Councilman questions reponse to overdoses
MIDDLETOWN (AP) — A city councilman in southwest Ohio has asked if it’s possible for city emergency crews to stop responding to drug overdose calls as costs for those calls mount.
The Hamilton-Middletown Journal News reports Middletown City Council member Dan Picard has asked if there is a law requiring the city to respond to overdose calls.
Picard says arresting people who overdose increases the burden on taxpayers and strains the court system. He suggests issuing a court summons to individuals who overdose and ordering them to do community service.
City Manager Doug Adkins declined to comment on Picard’s suggestions until he gets an opinion from the city’s law department.
Adkins has said Middletown is on pace to spend $100,000 on the opioid-overdose antidote naloxone, while it budgeted $10,000 for the year.
Ex-pill mill doctor shot in home invasion
WESTERVILLE (AP) — Police say a former doctor and Ohio University trustee who pleaded guilty to charges of tax evasion and running a pill mill in Columbus has been shot in an apparent home invasion.
The Franklin County Sheriff’s Office says 51-year-old Kevin Lake was taken to a hospital in critical condition.
Maj. Steve Tucker says Lake’s son called 911 Thursday morning and reported hearing gunshots after someone tried to break into the home. The officer says the family had recently received a written threat.
Lake pleaded guilty in January to evading $3.5 million in taxes and serving hundreds of patients daily at Columbus Southern Medical Center for prescriptions of oxycodone, hydrocodone and Xanax.
Lake resigned as a university trustee Jan. 21.
The shooting is under investigation.
Ex-deputy gets probation
PORT CLINTON (AP) — A former Ohio sheriff’s deputy has received probation after pleading guilty to misdemeanor charges for allegedly threatening to kill a sheriff’s detective who served as his supervisor.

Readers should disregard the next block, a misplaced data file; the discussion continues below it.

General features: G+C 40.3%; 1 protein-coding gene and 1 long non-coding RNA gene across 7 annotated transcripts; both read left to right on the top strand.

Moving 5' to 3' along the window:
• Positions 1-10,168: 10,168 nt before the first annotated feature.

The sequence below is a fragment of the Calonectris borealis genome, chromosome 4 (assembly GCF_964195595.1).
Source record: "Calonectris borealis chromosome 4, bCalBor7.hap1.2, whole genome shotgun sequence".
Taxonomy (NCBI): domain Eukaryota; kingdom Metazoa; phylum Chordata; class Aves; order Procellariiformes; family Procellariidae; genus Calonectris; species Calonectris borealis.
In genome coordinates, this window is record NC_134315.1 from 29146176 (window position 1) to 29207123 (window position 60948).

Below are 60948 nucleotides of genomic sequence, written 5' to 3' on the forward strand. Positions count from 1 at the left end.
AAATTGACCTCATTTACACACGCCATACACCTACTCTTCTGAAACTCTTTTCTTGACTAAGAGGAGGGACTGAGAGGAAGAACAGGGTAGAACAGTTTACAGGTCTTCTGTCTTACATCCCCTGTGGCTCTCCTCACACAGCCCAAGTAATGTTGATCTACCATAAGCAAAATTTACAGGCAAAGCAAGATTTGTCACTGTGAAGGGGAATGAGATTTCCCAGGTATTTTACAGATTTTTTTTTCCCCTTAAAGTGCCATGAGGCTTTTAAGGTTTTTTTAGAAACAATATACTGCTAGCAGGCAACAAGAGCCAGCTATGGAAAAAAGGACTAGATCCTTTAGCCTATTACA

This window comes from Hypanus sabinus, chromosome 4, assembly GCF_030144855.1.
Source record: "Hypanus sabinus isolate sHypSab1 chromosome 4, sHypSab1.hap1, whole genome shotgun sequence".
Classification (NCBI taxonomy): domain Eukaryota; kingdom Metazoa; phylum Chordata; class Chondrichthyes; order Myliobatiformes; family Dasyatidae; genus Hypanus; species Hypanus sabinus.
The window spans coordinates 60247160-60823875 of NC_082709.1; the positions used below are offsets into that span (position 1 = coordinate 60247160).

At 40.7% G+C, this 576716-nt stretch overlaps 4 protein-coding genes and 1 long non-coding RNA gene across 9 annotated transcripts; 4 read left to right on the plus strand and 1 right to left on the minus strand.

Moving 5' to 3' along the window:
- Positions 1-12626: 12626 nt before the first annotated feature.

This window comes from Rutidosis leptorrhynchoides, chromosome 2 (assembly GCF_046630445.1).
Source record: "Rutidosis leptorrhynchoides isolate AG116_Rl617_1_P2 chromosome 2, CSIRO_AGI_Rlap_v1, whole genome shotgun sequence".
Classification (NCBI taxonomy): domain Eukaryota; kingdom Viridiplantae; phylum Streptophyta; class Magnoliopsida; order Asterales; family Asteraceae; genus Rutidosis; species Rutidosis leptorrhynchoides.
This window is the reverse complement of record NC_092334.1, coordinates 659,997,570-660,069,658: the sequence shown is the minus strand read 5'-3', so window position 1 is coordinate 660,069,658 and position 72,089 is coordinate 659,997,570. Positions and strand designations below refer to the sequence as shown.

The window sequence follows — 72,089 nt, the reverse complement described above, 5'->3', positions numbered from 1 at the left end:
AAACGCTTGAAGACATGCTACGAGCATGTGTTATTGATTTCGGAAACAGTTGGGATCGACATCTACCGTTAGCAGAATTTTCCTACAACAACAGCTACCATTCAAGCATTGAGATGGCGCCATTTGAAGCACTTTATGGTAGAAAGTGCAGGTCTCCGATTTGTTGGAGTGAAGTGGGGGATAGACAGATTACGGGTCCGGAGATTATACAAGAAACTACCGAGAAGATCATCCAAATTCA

The Port Clinton News-Herald reports 50-year-old John Carpenter, of Port Clinton, pleaded guilty Monday to two counts of persistent disorderly conduct. The former Ottawa County deputy was indicted last year on aggravated menacing by stalking and other charges related to the alleged threats.
Carpenter resigned in April 2016 after his supervisor reported she’d been threatened, prompting an internal investigation. He was hired as a Carroll Township police officer in June 2016 but was suspended after the supervisor filed a civil protection order.
Carpenter’s attorney said Friday that Carpenter denied making threats or stalking the supervisor but is happy the case was resolved.
Thefts lead to fiscal emergency
MOUNT STERLING (AP) — The state auditor has declared a fiscal emergency in a central Ohio village where he says thefts by former officials have taken a “heavy financial blow.”
The Columbus Dispatch reports Mount Sterling’s budget deficit was $270,000 deficit at the end of April. Auditor Dave Yost says financial problems were “inflicted by corrupt former officials and employees.”
The current mayor of this Madison County village 25 miles (40.kilometers) southwest of Columbus says daily operations haven’t been affected.
The former village administrator received 10 years in prison in March for stealing around $725,000 between 2012 and 2016. The former mayor and a former administrative assistant were indicted in April on theft in office charges.
The fiscal emergency means a commission appointed by Yost will oversee financial planning for the village.
Pizza panic in Akron
AKRON (AP) — A misunderstanding on social media caused panic in Ohio when restaurant-goers thought an iconic pizza and spaghetti restaurant was closing.
While it is true that Luigi’s Restaurant is closing, it is not the location in Akron. The Facebook post announcing the closing came from a store in Fife, Scotland.
Facebook users in Ohio quickly shared the post however, commenting with messages of disbelief and sadness.
Jen Mock tells the Akron Beacon Journal the Akron restaurant manager received several calls from customers concerned about the store closing. Mock says she “about died” when she found the original post was from Scotland.
Fans of the unaffiliated restaurant in Scotland were sad about their restaurant closing.
Luigi’s Restaurant has been an Akron staple since 1949.
Cavs donate $875,000 to Habitat for Humanity
CLEVELAND (AP) — The Cleveland Cavaliers have donated $875,000 in proceeds from NBA Finals watch parties to Greater Cleveland Habitat for Humanity.
Watch parties were hosted at the Quicken Loans Arena during the NBA Finals this year when the Cavaliers played the Golden State Warriors at Oakland. Fans could buy tickets online for $10.
The watch party program launched during the 2015 NBA Finals, generating more than $260,000.
Cavaliers CEO Len Komoroski says it’s “highly appropriate” that playoff support can be translated into a positive outcome for Cleveland neighborhoods.
The team has donated more than $2 million to nonprofits in the city through team fundraisers, in-game raffles and watch parties during the past three years.
The Warriors won the championship, beating the Cavaliers in four of five games during the Finals.